2020 NHL Draft

Dawson Mercer

Chicoutimi Sagueneens

Steve Kournianos  |  03/20/2020 |  Nashville  |  [hupso]

Photo: Drummondville Voltigeurs


Position: Center
Shoots: Right
Height / Weight: 6’0, 181 lbs
Born: October 27th, 2002 | Carbonear, Newfoundland
Nation: Canada

The Draft Analyst Ranking:

36 48 33 36 24

Regular Season

Season Team GP G A PTS PIM +/- SH SH% PPG SHG
2017-18 Drummondville (QMJHL) 61 11 15 26 25 +8 98 11.2 2
2018-19 Drummondville (QMJHL) 68 30 34 64 50 +31 204 14.7 4 2
2019-20 Dru-Chi (QMJHL) 42 24 36 60 25 +6 142 16.9 6 2


171 65 85 150 100 45 444 14.6 12 4

Scouting Report

An 18-year-old force who can look like a flashy 10-year veteran in one instance and a smothering checker the next ? Sign me up. Mercer’s strong draft season may have ended a bit prematurely in late February after a serious wrist injury, but his averaged-out draft stock should continue to hold firm somewhere within the middle of the first round. Unfortunate as the injury was, the truth is that Mercer’s overall body of work in his draft year from start to finish was borderline impeccable. Hockey Canada doesn’t nominate first-year eligibles for both the Super Series and the world juniors unless you know how to play and think at the same time, which is Mercer’s game to a tee.

Although he plays center and wing (and looks like a natural at both), I don’t see any major flaws in Mercer’s game. He is always around the puck. And when he’s not, Mercer’s always in the right place to wait for it. Mercer acts and reacts to support the idea that his focus is consistently clear — You just don’t end up on the receiving end of that many Grade A chances simply because you’re lucky or have a great linemate. His positioning and anticipation lead to a lot of blocked clearing attempts, and Mercer’s blade being a rubber magnet along with ridiculous skate-to-stick transition and hand-eye coordination lead to a lot of friendly break-ins and odd-man rushes.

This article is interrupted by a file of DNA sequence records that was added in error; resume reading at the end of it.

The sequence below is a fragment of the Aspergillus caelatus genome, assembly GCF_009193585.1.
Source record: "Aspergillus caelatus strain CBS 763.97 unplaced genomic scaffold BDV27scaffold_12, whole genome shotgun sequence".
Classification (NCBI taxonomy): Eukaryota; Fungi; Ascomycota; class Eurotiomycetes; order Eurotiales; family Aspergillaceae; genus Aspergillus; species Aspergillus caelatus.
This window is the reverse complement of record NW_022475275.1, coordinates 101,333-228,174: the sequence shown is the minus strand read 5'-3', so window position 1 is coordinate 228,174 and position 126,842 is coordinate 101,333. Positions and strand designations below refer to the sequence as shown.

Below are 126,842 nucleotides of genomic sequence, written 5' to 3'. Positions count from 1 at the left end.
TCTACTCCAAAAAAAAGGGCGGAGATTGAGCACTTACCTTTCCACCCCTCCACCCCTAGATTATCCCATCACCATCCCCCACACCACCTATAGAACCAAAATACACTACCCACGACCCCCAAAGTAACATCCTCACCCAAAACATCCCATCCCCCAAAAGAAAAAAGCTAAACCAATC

Mercer is an accurate passer and can make tape-to-tape passes in one motion. He owns soft hands and is a confident passer; not only for his body language and stick work but also for the areas he tries to feed pucks through. Mercer does not look for the easy way out and will gladly defer to his elite shot if a passing lane is clogged. This situation likely causes many problems for opposing QMJHL tacticians since Mercer’s as dangerous a shooter as he is a playmaker. He owns a quick first step that he takes with decisiveness, so expect time and space for him once he’s heading north. Mercer owns a wide but quick stride that helps him finish first in most of his footraces. He also is tough to knock off the puck and he can be shifty and elusive in tight spaces, especially behind or near the net.

The defensive component to Mercer’s game is quite effective. He not only kills penalties with a strong desire to counterattack, but Mercer also patrols the neutral zone and picks off a lot of passes. His body and stick react to the puck’s every move, which help him get in the way of d-to-d or seam passes